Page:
What is Australia’s potential new COVID treatment?

Matt Woodley

19/10/2021 3:02:58 PM

Half a million doses of the oral antiviral candidate could become available from next year, pending TGA approval.

Pills in front of Pfizer logo
The new Pfizer antiviral will be administered in combination with HIV protease inhibitor ritonavir as an early treatment or potential prophylaxis for people exposed to COVID. (AAP)

Pfizer Australia has confirmed it will supply at least 500,000 treatment courses of its investigational COVID-19 oral antiviral candidate, provided it passes ongoing phase 2/3 clinical trials and is approved by the Therapeutic Goods Administration (TGA).
Should it prove effective, the treatment – PF-07321332 – will be administered in combination with HIV protease inhibitor ritonavir as an early treatment or potential prophylaxis for people exposed to COVID-19.
It would also add to the number of frontline treatments available to Australian clinicians, following prior deals for sotrovimab, molnupiravir (anticipated to be approved and arrive in 2022), and the recent announcement of 15,000 doses of the monoclonal antibody treatment, ronapreve.
How does it work?
According to Pfizer, PF-07321332 is designed to slow the virus down by blocking the activity of the main SARS-CoV-2 protease, an enzyme essential for viral replication.
‘Co-administration with a low dose of ritonavir is expected to help slow the metabolism, or breakdown, of PF-07321332 in order for it to remain active in the body for longer periods of time at higher concentrations to help combat the virus,’ a release from Pfizer stated.
‘Ritonavir has been used extensively in combination with other antivirals to help slow metabolism in a similar way.’
How does it differ from molnupiravir?
PF-07321332 was designed specifically to target the virus, after scientists discovered a small molecule that appeared to reduce the replication of a range of coronaviruses, including SARS-CoV-2, in cells in the lab.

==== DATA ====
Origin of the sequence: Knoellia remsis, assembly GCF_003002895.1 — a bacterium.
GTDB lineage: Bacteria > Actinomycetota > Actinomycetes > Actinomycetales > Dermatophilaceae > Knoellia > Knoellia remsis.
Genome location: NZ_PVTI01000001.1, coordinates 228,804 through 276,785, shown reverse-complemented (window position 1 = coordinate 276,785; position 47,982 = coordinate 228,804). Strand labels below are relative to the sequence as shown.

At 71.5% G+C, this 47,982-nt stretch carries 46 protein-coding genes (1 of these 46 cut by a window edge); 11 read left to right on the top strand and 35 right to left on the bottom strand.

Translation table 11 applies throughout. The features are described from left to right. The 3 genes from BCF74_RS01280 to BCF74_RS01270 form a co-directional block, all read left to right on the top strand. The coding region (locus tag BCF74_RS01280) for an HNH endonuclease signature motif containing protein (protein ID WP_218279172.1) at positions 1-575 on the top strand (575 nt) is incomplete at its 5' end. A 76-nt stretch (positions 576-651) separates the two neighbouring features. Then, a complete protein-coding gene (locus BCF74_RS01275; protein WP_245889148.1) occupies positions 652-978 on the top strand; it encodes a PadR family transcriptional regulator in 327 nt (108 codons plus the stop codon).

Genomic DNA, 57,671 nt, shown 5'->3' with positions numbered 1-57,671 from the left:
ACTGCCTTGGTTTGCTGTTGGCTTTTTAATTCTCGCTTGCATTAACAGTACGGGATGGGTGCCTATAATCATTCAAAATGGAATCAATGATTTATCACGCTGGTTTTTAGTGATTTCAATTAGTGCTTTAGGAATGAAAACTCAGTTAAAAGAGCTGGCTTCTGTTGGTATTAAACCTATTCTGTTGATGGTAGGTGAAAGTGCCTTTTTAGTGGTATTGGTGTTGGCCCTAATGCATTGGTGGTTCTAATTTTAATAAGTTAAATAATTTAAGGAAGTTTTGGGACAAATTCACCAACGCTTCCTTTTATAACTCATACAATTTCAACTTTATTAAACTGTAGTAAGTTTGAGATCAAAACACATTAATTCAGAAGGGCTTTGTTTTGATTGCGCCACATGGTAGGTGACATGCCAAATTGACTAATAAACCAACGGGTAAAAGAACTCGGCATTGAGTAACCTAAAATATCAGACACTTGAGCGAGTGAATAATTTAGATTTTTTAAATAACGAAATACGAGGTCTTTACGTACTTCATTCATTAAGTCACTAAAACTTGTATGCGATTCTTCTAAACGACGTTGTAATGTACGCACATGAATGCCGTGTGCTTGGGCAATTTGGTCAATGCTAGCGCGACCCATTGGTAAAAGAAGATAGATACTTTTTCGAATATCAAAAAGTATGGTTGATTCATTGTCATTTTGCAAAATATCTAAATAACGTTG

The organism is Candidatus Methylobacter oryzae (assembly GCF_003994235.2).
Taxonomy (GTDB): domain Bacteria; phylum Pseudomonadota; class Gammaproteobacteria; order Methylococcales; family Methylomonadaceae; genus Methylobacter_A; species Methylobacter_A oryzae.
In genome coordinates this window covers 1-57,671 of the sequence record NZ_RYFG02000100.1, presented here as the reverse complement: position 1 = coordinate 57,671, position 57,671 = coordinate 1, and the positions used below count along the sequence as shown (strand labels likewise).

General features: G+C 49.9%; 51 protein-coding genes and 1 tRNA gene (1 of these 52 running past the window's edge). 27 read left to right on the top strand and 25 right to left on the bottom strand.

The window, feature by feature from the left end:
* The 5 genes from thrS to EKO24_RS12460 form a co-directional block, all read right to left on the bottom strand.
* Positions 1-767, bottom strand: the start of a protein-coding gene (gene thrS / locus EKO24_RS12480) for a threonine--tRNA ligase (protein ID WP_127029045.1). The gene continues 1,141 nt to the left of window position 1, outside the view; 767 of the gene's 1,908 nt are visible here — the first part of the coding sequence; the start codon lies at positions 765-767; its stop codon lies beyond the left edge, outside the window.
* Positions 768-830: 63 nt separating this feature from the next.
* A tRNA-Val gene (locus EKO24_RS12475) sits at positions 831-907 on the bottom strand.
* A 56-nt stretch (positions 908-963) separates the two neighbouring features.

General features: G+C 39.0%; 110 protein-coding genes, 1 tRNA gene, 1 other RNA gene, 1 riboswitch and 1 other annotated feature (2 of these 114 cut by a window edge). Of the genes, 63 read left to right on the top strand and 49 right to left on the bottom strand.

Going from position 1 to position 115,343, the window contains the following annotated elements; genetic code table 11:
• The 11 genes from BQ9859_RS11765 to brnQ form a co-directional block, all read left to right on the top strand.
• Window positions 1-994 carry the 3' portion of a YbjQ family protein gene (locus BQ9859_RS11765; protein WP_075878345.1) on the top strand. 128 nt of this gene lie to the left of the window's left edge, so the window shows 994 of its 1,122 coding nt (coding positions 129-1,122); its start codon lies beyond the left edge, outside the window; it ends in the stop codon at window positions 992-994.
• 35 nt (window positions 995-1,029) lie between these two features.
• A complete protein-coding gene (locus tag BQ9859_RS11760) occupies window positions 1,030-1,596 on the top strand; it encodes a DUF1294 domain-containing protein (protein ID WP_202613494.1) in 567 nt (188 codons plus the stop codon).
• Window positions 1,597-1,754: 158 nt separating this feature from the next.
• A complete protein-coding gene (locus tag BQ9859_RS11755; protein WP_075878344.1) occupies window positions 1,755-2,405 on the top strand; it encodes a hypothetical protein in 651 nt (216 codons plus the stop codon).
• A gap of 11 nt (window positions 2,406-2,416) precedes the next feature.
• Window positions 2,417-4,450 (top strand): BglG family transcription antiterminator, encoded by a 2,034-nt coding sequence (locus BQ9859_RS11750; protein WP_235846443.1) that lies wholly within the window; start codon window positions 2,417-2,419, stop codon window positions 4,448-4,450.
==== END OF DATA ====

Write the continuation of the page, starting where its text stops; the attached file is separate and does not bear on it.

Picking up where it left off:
This contrasts with molnupiravir, which was originally developed to target Venezuelan equine encephalitis virus (VEEV), and prior to COVID was showing promise against viruses like influenza and Ebola.
The latter also uses a different mechanism to inhibit replication of the virus; rather than blocking the 3C-like protease (3CLpro) that plays a crucial role in SARS-CoV-2’s replication process, it instead incorporates RNA-like building blocks into the RNA genome of the virus itself.
If this genetic material is further replicated, defective RNA copies are produced and the pathogen can no longer spread.
Both medications are designed to be taken orally early in the course of disease to try to limit symptoms and hospitalisations, and early clinical trial results suggest molnupiravir is able to reduce the risk of hospitalisation or death by up to 50%.
However, one potential advantage PF-07321332’s approach compared with molnupiravir is that it does not rely on causing genetic mutations to hamper the virus.
While Merck, the developer of molnupiravir, has said data shows the drug is not capable of inducing genetic changes in human cells, trial participants have been told to abstain from heterosexual intercourse or agree to use contraception.
According to Nicholas Kartsonis, a senior vice president of clinical research in Merck’s vaccines and infectious disease department, the restriction is because until reproductive toxicology study results are available, ‘we don’t know if there’s any potential effect of [the] drug on sperm’.
How far into development is PF-07321332?
The medication is in the middle of a phase 2/3 development program, which began in July and is designed to test efficacy against specific cohorts, namely infected patients who are at either a high risk or low risk of severe illness.
A third trial aimed at preventing SARS-CoV-2 infections in adult household contracts of symptomatic COVID-19 patients is also underway.
Results are not expected until 2022.
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Dr Uday Krishna Kulhalli   20/10/2021 10:06:15 AM

Read in newspaper that a community leader in Northland of NZ is advising his town community mainly Maori to wait for Novovax jab. I am practicing GP in Auckland

Dr Paul Jenkinson   20/10/2021 12:58:53 PM

Nebraska is allowing its medical officers to prescribe cheap,safe ivermectin to Covid patients. That should be interesting.Merck and Pfizer could set up a head to head trial there with their new very expensive drugs.The participants in the ivermectin arm could even have heterosexual intercourse! Might have a large placebo effect to contend with.